Pete McCall by Pete McCall

Whether you are training for an endurance race such as a marathon or simply trying to maintain good health and a comfortable bodyweight, it is important to do the right amount of exercise for your particular needs. Some people mistakenly believe that more is always better, but when it comes to exercise, that is simply not the case.

Exercise is a physical workload imposed upon the body; the type of exercise and the amount you perform determines the specific changes that your body will experience. For exercise to have the greatest effect and create the changes you want, the type of exercise and the level of intensity should vary on a regular basis. Alternating between low-, moderate- and high-intensity workouts—known as periodization—provides different methods for structuring workout intensity to allow for proper rest after exercise.

Arguably, the most important component of periodization is proper rest and recovery time between hard or high-intensity workouts. Exercise creates two types of stress on your muscles: metabolic stress that comes from depleting the energy stored in individual muscle cells and mechanical stress created by physical damage to the structures of muscle proteins. While the body experiences metabolic or mechanical stress during exercise, it’s during the recovery period after the exercise that the body repairs the muscle proteins and replaces the glycogen (stored glucose in liver and muscle tissue) used to fuel the workout.

Your body needs sufficient time to repair and refuel, especially between challenging, high-intensity workouts. This doesn’t mean you can’t exercise every day, but it does mean that you need to space out your harder workouts and combine them with lower-intensity workouts. For example, during a seven-day week, you might have two to three high-intensity workouts, two to three moderate-intensity workouts and one to three low-intensity workouts. There will be some weeks when you’re feeling awesome and can push for three hard workouts, while other weeks you can only handle one really hard workout and a couple of moderate-intensity ones. (Note: If you’re going through a stressful time at work or home, it’s best to lay off the high-intensity exercise because an accumulation of too much total stress can be challenging for your body.) Perhaps the most important training day of the week is the one that is often the most overlooked by many active people—the rest day.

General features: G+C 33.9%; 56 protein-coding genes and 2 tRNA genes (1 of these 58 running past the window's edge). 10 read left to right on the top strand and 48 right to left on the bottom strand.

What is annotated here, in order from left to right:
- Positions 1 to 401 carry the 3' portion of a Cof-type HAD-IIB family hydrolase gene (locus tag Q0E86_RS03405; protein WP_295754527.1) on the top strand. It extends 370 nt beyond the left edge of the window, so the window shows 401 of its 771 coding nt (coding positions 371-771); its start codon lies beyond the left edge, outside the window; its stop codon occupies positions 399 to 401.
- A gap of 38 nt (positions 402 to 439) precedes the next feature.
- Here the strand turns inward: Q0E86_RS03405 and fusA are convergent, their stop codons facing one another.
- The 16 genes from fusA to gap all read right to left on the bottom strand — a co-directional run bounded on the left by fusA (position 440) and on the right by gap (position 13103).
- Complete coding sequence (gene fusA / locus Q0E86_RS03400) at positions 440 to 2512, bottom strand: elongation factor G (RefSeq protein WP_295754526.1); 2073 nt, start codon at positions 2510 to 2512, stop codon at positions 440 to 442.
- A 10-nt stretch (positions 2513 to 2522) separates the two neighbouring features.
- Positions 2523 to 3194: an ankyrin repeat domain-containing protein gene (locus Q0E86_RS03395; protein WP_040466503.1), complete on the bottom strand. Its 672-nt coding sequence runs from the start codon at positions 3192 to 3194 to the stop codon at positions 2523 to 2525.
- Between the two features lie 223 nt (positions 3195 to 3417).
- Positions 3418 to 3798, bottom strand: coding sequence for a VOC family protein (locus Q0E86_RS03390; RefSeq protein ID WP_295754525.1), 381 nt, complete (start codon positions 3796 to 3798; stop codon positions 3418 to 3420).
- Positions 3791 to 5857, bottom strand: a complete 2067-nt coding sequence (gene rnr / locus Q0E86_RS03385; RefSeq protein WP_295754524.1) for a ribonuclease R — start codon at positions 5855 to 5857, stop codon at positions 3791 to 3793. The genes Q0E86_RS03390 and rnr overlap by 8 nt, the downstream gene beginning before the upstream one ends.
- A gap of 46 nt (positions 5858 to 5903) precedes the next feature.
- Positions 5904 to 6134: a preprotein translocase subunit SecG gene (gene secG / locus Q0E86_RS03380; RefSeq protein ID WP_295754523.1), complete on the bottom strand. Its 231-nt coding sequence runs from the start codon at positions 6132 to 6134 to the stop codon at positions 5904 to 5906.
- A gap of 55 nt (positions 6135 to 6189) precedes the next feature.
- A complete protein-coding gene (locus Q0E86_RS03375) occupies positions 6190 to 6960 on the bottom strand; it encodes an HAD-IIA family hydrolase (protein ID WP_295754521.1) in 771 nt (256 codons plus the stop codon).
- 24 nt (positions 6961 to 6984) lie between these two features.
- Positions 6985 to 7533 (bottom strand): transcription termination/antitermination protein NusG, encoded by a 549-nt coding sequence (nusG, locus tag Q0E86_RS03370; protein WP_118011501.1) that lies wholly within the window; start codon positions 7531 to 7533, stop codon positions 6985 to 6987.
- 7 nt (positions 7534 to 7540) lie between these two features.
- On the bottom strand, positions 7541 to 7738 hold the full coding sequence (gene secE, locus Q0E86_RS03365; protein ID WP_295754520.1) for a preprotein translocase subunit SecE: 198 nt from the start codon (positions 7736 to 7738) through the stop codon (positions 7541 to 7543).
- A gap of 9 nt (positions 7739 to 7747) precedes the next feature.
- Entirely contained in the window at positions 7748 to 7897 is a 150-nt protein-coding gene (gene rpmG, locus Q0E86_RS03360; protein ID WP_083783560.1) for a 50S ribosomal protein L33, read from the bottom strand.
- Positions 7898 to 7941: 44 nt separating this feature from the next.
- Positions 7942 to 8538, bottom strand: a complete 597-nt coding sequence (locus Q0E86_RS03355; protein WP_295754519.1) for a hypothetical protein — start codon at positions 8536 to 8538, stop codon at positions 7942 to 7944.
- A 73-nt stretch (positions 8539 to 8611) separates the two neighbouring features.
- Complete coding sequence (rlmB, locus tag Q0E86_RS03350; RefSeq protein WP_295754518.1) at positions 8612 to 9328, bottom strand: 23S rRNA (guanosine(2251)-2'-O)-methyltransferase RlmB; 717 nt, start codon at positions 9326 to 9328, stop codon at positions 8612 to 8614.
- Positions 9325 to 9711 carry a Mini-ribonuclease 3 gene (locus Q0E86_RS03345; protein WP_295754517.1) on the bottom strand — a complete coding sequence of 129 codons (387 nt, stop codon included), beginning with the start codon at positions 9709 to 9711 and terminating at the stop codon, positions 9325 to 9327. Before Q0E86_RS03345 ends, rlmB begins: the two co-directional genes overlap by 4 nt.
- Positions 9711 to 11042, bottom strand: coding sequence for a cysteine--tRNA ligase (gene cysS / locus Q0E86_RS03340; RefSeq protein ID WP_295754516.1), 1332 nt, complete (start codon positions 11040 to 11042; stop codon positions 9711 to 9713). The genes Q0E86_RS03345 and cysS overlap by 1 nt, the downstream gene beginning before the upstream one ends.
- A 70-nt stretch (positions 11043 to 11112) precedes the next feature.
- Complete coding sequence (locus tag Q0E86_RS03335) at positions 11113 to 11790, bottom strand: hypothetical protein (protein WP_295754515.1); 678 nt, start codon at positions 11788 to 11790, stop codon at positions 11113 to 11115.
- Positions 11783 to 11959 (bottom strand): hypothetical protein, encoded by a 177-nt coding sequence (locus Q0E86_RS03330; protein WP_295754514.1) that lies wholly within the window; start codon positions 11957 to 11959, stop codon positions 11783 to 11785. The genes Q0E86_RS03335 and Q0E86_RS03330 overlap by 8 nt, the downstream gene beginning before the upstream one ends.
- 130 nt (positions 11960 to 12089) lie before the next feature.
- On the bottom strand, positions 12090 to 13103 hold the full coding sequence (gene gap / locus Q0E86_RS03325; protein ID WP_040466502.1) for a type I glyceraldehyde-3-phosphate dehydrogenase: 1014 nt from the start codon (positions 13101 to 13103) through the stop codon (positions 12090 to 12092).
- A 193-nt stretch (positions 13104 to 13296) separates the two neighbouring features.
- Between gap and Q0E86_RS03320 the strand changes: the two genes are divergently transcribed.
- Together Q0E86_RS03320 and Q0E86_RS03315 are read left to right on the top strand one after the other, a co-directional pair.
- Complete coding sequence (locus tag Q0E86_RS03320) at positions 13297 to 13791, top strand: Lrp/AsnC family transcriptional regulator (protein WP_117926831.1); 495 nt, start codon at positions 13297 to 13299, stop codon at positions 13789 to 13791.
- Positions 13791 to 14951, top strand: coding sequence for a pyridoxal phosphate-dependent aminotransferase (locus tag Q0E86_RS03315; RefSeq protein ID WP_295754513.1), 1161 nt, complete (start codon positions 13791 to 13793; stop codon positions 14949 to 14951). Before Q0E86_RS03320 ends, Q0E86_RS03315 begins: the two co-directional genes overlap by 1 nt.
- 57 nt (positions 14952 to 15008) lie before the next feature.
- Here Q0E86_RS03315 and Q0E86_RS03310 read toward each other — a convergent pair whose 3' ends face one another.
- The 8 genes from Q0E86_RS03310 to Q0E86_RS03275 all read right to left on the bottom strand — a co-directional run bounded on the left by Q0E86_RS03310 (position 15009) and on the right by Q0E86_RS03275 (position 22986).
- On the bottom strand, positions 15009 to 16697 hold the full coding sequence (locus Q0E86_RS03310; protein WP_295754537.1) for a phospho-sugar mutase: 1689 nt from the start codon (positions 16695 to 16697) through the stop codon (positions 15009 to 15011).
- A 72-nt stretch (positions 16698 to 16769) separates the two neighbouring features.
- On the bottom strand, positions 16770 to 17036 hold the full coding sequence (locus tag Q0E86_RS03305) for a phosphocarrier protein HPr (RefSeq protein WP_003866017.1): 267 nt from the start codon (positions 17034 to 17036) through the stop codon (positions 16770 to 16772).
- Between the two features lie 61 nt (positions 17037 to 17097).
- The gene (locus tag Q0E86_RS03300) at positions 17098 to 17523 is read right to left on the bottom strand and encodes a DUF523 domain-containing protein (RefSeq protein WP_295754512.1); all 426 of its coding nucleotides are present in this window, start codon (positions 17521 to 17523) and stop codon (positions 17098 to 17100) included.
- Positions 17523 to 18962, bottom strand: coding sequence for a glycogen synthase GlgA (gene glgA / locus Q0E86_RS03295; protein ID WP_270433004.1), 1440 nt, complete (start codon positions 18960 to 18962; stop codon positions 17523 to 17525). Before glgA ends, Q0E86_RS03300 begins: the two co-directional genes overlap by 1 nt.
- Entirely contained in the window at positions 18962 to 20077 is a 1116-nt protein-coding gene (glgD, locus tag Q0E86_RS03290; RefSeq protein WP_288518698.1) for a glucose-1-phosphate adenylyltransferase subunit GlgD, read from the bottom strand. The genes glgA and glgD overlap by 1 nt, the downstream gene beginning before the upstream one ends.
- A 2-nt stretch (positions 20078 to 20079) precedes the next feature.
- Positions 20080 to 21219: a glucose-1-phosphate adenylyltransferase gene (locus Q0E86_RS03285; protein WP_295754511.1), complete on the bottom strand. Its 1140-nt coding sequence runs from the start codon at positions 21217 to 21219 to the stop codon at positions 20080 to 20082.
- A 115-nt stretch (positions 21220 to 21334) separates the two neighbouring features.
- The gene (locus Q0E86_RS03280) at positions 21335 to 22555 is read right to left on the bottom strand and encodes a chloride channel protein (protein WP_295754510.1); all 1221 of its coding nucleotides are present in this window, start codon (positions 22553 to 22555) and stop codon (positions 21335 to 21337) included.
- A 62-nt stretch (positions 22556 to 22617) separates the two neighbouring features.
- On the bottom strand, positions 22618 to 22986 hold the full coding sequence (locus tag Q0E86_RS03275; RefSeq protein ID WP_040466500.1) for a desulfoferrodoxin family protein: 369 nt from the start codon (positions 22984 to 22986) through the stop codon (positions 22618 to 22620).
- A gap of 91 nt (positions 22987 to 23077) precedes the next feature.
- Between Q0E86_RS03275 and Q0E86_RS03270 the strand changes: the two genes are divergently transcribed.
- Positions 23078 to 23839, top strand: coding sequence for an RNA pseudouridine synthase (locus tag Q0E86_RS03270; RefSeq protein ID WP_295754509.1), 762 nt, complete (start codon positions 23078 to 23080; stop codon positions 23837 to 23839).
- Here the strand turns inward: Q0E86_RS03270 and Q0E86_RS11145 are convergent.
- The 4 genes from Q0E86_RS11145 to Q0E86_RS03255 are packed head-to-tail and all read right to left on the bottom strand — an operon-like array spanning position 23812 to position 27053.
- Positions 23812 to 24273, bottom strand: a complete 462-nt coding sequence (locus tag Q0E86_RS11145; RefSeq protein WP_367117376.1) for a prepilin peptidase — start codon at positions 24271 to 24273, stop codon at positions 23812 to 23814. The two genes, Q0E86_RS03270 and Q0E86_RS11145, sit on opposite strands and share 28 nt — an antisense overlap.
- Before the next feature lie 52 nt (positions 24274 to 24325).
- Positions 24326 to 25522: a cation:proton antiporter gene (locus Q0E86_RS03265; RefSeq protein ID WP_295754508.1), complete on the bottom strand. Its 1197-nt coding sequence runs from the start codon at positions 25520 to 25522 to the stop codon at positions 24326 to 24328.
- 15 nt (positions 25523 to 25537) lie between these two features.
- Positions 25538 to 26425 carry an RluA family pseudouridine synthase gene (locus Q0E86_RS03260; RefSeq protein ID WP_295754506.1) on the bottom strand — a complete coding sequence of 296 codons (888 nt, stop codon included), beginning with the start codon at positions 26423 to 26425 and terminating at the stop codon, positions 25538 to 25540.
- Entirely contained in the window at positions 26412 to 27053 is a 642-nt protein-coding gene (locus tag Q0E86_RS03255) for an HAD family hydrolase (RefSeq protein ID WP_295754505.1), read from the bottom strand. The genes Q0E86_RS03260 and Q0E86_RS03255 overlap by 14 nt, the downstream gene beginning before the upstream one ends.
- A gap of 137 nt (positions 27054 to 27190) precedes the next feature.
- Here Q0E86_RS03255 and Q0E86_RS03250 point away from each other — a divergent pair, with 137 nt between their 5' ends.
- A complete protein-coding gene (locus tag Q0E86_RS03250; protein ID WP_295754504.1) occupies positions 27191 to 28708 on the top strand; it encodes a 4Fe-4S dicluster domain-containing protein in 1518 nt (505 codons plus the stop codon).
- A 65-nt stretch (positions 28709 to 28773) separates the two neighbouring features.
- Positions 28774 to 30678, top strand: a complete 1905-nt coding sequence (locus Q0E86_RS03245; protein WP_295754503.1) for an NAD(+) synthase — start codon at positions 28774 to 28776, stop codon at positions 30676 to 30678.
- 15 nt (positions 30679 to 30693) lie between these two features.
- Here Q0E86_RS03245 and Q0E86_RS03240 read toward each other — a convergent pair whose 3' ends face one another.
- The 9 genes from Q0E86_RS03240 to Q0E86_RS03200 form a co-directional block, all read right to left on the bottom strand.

Some people believe that taking a day off from exercise or any strenuous physical activity is akin to being lazy, but that simply isn’t true. While it is important to be physically active most days of the week, it is equally as important to give yourself and your body a break by making sure to schedule at least one day of complete rest from demanding physical activity every seven to 10 days.

Feeling stressed or burned out or having a tough time falling asleep even though you are physically exhausted are all possible signs of overtraining and an indicator that you need to allow for more rest time in your workout program. But if the thought of a day away from the gym or not enjoying your favorite activity leaves you feeling concerned, here are eight benefits of taking a complete rest day.